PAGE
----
Camille Walala revives east London high street with community-funded artwork
Residents of London’s Leyton neighbourhood have crowdfunded the overhaul of an entire block on their local high street, recruiting designer Camille Walala to decorate it with a large-scale mural in her colourful, signature style.
Called Walala Parade, the piece stretches across the facade of eight different buildings, reportedly making it one of London’s largest public artworks.
The final design was voted on by the local community and paid for using £40,000 raised as part of an appeal by east London street art collective Wood Street Walls.
London mayor Sadiq Khan contributed an additional £25,000 towards the project as part of his Crowdfund London programme, which is helping to finance creative, community-led projects across the city in collaboration with civic crowdfunding platform Spacehive.
“We’re particularly excited to see Walala Parade come to life at a time when the high street has been hit hard by the pandemic,” said Spacehive founder Chris Gourlay.
“Ideas like this don’t just lift our spirits – they help places to build back better.”
Leyton, which is based in the borough of Waltham Forest in the northeast of London, is home to a large and diverse immigrant population alongside young creatives, who come to the area for the affordable studio and workspaces that have been created in its abandoned warehouses.
Through the use of her vibrant, graphic visual language, Walala aims to give expression to this particular identity.
“Waltham Forest is such an exciting and creative area of east London – now it’s going to look the part, too,” said the designer.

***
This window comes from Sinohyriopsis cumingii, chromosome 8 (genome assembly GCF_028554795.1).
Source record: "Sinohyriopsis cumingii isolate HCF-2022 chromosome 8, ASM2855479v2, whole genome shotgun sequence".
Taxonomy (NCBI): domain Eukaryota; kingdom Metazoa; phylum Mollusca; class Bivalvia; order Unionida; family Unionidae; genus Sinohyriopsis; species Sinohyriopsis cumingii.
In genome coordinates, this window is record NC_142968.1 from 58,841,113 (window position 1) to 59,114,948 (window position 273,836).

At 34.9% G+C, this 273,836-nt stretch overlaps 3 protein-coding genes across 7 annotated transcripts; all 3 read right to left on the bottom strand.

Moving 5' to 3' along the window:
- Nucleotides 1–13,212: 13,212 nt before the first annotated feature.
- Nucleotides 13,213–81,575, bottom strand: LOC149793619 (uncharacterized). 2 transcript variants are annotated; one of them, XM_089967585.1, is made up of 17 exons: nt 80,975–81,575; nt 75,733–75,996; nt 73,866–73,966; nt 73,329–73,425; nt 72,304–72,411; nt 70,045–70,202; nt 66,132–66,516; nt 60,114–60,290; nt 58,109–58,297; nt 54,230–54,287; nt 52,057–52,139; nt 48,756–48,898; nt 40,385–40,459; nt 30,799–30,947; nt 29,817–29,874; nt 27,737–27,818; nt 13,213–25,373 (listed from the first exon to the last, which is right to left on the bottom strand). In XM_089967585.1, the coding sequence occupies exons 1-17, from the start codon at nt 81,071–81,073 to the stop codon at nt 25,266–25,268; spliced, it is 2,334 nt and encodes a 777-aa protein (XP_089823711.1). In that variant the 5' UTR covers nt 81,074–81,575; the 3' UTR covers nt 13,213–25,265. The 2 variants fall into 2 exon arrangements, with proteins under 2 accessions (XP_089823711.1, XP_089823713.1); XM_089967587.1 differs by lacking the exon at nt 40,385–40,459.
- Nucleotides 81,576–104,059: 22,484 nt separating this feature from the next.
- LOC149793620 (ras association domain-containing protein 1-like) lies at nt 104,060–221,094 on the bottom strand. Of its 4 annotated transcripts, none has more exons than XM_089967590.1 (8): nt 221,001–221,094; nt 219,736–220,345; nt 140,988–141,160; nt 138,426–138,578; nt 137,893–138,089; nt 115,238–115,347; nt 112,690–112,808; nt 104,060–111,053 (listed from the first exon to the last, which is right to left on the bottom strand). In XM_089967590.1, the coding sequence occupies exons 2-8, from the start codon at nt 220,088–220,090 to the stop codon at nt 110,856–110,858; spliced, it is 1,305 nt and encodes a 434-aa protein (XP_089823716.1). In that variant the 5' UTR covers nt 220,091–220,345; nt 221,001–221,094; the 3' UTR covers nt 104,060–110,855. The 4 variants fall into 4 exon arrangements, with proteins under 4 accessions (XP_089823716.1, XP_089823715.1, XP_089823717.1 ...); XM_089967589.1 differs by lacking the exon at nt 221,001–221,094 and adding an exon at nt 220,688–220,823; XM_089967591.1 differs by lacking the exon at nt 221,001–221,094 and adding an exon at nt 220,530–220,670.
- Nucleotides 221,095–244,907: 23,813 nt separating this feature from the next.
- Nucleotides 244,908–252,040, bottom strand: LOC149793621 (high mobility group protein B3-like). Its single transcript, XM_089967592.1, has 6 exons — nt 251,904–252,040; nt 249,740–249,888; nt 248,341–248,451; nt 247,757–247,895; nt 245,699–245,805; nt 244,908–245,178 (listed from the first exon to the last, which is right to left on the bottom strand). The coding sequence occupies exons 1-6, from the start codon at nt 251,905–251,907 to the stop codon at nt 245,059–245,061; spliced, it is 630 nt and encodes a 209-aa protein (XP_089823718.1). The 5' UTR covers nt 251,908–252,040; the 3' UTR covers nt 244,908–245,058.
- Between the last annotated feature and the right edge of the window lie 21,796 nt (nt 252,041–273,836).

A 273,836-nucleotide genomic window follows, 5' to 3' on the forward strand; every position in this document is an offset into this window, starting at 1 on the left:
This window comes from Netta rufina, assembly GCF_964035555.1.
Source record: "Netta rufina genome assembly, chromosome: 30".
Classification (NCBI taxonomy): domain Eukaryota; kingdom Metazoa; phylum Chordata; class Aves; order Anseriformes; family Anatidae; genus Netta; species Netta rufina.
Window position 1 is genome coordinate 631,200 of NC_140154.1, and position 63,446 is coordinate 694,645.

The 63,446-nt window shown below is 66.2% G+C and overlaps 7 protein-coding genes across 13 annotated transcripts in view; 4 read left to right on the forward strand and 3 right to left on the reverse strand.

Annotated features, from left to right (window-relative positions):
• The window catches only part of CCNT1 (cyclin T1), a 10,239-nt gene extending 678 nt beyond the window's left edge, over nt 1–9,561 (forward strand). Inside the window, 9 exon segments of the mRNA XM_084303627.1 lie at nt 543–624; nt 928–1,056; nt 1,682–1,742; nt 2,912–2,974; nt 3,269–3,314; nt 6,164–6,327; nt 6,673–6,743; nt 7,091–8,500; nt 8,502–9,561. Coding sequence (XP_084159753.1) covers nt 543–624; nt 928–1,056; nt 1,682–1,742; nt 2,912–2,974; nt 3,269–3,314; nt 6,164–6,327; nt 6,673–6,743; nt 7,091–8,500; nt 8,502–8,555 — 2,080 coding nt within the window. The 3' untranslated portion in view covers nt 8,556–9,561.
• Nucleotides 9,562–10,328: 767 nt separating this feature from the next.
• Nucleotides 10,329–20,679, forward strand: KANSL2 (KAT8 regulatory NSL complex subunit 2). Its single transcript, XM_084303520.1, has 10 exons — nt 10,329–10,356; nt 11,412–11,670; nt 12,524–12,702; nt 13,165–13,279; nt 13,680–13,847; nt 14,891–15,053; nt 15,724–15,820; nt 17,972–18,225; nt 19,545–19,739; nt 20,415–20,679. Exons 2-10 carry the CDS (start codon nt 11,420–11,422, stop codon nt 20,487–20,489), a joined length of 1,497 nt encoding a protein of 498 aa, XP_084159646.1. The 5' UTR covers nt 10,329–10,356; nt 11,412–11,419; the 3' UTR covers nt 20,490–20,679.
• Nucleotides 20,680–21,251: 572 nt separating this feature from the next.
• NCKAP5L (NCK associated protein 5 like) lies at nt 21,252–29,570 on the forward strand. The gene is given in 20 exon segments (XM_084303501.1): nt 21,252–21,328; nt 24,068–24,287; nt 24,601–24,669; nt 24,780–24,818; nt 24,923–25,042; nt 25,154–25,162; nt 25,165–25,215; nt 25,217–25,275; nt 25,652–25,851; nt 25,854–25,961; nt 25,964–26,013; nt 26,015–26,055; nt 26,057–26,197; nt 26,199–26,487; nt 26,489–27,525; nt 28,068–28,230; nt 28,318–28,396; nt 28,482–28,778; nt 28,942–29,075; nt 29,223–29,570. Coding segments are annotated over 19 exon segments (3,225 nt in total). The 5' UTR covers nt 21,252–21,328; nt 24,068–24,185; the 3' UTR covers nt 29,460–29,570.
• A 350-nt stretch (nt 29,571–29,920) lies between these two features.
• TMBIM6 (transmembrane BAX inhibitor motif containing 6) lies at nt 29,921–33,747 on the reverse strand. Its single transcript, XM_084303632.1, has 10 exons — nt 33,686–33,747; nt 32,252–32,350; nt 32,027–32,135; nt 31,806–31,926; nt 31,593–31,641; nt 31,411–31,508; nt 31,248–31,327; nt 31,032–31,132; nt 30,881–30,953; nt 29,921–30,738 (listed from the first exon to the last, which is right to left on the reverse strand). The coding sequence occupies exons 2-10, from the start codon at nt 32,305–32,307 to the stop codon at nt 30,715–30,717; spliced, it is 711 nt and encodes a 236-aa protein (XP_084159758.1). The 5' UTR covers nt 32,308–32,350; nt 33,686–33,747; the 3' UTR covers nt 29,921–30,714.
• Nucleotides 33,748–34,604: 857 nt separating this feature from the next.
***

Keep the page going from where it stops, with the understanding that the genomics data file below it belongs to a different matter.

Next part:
“Art and colour have an amazing power to spread positivity, especially at the scale of the street. It’s wonderful to have an opportunity to have such a significant impact on the look and feel of an entire neighbourhood.”
Wood Street Walls commissioned and realised the design, sourcing paint from the surrounding area in a bid to support local businesses.
A portion of the paint was also supplied by the Forest Recycling Project, which saves unused pots from going to landfill by selling them to community organisations, charities and artists at a discounted price.
“We believe art and culture is a great way to engage the community and brighten up public space, instil a sense of civic pride and also attract more people to the area and increase footfall,” said Deeney’s co-founder Patrick Dwyer.
“As we emerge out of lockdown, this is more important than ever.”
Another recent project in the capital has seen Walala give a colourful makeover to two pedestrian crossings and a building facade in the district of White City.
The designer’s work forms part of a wider movement termed the New London Fabulous. The term, coined by Adam Nathaniel Furman in an interview with Dezeen, refers to a group of designers including himself and Walala, who are consciously using colour and pattern to spread joy.
Photography is by Tim Crocker unless otherwise stated.
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